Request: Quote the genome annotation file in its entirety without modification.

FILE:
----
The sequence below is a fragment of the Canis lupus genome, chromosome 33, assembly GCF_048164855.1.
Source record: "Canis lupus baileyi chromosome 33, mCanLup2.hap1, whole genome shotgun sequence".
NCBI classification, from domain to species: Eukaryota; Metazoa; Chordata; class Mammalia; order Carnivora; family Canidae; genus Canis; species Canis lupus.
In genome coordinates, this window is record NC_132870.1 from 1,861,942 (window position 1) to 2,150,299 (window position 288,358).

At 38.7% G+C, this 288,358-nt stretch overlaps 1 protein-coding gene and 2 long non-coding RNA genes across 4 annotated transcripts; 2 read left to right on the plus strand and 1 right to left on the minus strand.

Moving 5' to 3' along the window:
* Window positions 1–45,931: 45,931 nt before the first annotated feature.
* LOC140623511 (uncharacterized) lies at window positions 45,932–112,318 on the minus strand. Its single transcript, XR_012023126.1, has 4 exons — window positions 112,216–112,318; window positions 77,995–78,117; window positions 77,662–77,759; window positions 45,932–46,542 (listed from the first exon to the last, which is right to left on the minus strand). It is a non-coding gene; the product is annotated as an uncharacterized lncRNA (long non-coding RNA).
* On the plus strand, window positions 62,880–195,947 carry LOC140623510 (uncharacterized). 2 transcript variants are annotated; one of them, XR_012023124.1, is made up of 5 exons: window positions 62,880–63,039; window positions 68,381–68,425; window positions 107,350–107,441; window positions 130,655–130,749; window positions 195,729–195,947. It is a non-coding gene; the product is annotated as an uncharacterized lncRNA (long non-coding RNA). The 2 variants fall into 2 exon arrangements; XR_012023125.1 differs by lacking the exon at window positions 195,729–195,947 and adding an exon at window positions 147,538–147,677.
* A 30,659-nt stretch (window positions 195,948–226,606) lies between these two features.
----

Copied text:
The sequence below is a fragment of the Canis lupus genome, chromosome 33, assembly GCF_048164855.1.
Source record: "Canis lupus baileyi chromosome 33, mCanLup2.hap1, whole genome shotgun sequence".
NCBI classification, from domain to species: Eukaryota; Metazoa; Chordata; class Mammalia; order Carnivora; family Canidae; genus Canis; species Canis lupus.
In genome coordinates, this window is record NC_132870.1 from 1,861,942 (window position 1) to 2,150,299 (window position 288,358).

At 38.7% G+C, this 288,358-nt stretch overlaps 1 protein-coding gene and 2 long non-coding RNA genes across 4 annotated transcripts; 2 read left to right on the plus strand and 1 right to left on the minus strand.

Moving 5' to 3' along the window:
* Window positions 1–45,931: 45,931 nt before the first annotated feature.
* LOC140623511 (uncharacterized) lies at window positions 45,932–112,318 on the minus strand. Its single transcript, XR_012023126.1, has 4 exons — window positions 112,216–112,318; window positions 77,995–78,117; window positions 77,662–77,759; window positions 45,932–46,542 (listed from the first exon to the last, which is right to left on the minus strand). It is a non-coding gene; the product is annotated as an uncharacterized lncRNA (long non-coding RNA).
* On the plus strand, window positions 62,880–195,947 carry LOC140623510 (uncharacterized). 2 transcript variants are annotated; one of them, XR_012023124.1, is made up of 5 exons: window positions 62,880–63,039; window positions 68,381–68,425; window positions 107,350–107,441; window positions 130,655–130,749; window positions 195,729–195,947. It is a non-coding gene; the product is annotated as an uncharacterized lncRNA (long non-coding RNA). The 2 variants fall into 2 exon arrangements; XR_012023125.1 differs by lacking the exon at window positions 195,729–195,947 and adding an exon at window positions 147,538–147,677.
* A 30,659-nt stretch (window positions 195,948–226,606) lies between these two features.